Natural Gas Futures May Drop as Moderate Weather Replaces Cold

Natural gas futures may drop next week on forecasts for moderate weather after a frigid start to January, a Bloomberg survey showed.

Seven of 14 analysts, or 50 percent, predicted that futures will decline on the New York Mercantile Exchange through Jan. 4. Five, or 36 percent, said gas will advance and two said prices will stay the same. Last week, 57 percent of participants said gas would rise this week.

Unusually cold weather will be replaced as warmer air spreads east from the central U.S. over the next 11 to 15 days, according to MDA Weather Services in Gaithersburg, Maryland.

A stockpile surplus expanded during the first half of December as above-normal temperatures reduced demand for the heating fuel.

“Even though we have colder temperatures every day that goes by, we still have plenty in storage,” said Phil Flynn, senior market analyst at Price Futures Group in Chicago. “It’s not really cold enough to cut into that supply yet.”

Natural gas has fallen 9.7 cents, or 2.8 percent, to $3.354 per million British thermal units so far this week in New York. The futures are up 12 percent this year, heading for the first annual gain in five years.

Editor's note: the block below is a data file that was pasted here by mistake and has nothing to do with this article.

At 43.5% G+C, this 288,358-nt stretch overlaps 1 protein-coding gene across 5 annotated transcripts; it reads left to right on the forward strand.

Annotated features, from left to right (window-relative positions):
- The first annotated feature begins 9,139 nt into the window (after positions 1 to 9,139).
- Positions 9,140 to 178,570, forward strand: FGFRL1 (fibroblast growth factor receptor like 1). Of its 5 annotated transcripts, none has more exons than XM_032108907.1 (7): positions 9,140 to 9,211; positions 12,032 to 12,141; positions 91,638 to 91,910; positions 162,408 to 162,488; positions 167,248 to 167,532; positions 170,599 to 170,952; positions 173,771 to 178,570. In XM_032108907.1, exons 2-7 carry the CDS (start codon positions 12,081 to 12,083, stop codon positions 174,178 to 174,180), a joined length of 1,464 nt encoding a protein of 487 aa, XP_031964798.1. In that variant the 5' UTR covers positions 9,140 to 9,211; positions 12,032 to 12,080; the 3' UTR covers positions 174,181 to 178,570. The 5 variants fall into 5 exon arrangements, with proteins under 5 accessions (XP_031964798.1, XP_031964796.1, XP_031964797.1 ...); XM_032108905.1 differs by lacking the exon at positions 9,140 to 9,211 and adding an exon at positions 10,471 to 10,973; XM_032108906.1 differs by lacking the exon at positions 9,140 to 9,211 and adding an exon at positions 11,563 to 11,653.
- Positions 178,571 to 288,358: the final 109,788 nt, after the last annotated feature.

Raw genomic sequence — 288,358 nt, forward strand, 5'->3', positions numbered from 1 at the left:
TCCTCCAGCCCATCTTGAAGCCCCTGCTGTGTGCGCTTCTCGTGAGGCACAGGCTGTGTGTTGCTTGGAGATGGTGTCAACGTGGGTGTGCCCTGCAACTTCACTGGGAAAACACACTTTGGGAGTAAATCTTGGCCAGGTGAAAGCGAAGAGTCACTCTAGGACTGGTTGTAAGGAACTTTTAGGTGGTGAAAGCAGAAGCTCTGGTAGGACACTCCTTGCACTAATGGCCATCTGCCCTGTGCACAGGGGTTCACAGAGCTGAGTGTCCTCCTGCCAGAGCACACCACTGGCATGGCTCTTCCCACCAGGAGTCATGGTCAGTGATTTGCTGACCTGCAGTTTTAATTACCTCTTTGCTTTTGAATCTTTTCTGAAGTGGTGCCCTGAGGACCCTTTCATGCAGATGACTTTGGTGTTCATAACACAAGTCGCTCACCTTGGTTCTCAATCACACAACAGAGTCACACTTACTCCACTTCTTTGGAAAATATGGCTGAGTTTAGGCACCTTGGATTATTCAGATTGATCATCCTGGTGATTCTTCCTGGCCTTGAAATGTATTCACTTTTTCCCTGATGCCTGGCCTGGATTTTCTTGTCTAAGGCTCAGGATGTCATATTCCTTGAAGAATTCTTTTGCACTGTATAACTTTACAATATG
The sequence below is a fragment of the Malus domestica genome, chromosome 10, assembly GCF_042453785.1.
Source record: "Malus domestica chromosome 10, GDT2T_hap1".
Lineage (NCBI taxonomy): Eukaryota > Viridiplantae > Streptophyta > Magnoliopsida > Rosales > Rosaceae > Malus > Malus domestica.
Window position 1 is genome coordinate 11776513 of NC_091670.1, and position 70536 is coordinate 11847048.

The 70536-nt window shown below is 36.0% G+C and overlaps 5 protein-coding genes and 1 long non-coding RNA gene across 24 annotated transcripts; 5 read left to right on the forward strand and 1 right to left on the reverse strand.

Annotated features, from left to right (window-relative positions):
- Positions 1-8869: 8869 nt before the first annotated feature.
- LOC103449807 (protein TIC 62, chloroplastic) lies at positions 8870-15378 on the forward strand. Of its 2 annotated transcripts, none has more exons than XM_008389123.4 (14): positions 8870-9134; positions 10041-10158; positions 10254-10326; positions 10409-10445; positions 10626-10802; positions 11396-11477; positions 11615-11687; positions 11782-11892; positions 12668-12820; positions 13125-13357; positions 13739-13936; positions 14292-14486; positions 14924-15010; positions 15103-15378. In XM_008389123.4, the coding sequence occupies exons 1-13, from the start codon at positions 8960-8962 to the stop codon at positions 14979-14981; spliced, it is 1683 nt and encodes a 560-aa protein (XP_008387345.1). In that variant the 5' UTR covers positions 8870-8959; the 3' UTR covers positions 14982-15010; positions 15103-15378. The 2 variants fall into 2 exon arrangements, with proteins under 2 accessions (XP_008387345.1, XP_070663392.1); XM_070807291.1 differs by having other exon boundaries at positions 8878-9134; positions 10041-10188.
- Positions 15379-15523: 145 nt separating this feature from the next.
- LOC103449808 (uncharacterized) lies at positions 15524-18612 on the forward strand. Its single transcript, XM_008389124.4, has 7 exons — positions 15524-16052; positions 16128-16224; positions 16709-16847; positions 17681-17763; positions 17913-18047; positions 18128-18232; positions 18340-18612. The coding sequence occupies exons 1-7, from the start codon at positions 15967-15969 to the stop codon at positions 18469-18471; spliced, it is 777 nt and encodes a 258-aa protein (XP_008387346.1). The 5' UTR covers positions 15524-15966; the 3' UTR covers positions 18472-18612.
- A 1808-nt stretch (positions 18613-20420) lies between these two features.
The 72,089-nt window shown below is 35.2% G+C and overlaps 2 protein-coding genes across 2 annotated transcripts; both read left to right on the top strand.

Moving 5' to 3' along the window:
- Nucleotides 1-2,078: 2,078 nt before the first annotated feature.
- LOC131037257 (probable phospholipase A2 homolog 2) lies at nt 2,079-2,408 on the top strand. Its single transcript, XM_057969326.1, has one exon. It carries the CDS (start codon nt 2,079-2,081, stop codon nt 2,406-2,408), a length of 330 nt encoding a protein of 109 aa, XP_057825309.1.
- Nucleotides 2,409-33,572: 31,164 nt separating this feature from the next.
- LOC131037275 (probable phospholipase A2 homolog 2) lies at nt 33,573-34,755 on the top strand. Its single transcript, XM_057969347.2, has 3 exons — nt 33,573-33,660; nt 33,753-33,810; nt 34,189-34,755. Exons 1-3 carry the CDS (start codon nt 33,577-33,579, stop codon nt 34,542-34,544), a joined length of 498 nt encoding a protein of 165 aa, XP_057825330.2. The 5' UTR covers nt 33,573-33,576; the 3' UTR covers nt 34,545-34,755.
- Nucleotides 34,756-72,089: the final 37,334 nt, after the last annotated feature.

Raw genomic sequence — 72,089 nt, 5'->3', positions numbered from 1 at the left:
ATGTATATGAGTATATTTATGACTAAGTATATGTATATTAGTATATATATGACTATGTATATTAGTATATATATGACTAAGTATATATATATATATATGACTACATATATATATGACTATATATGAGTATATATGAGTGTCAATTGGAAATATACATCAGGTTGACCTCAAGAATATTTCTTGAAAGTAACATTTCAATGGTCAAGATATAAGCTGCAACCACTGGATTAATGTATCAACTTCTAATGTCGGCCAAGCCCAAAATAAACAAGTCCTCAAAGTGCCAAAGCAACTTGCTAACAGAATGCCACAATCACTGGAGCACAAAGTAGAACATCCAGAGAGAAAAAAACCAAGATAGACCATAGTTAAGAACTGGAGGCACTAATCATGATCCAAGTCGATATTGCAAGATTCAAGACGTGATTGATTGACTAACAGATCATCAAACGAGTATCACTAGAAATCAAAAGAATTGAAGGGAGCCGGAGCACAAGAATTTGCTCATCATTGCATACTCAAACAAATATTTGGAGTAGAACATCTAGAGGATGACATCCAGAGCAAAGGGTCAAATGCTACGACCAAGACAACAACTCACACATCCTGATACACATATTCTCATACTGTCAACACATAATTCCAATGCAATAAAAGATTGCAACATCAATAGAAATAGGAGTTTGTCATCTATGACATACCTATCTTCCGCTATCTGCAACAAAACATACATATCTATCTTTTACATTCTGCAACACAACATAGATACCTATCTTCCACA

Prices will probably stay in a tight range of around $3.30 to $3.50 with a “downward bias” because ample supplies, weather forecasts and thin trading volume during of the New Year’s holiday period, Flynn said.

Stockpile Decline

U.S. gas stockpiles probably fell by 72 billion cubic feet last week, based on the median of 11 analyst estimates compiled by Bloomberg. The five-year average decline for the week is 140 billion, Energy Department data show. Supplies fell by 87 billion the same time last year.

The department is scheduled to release the report at 10:30 a.m. today in Washington, delayed by a day because of Christmas.

Inventories totaled 3.724 trillion cubic feet in the week ended Dec. 14, 10 percent above the five-year average for the period, according to the department. The supply surplus was 4.6 percent at the end of November.

The gas survey has correctly forecast the direction of prices 49 percent of the time since its June 2004 introduction.

Bloomberg’s survey of natural-gas analysts and traders asks for an assessment of whether Nymex natural-gas futures will probably rise, fall or remain neutral in the coming week. This week’s results were:


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To contact the reporter on this story: Naureen S. Malik in New York at

To contact the editor responsible for this story: Dan Stets at

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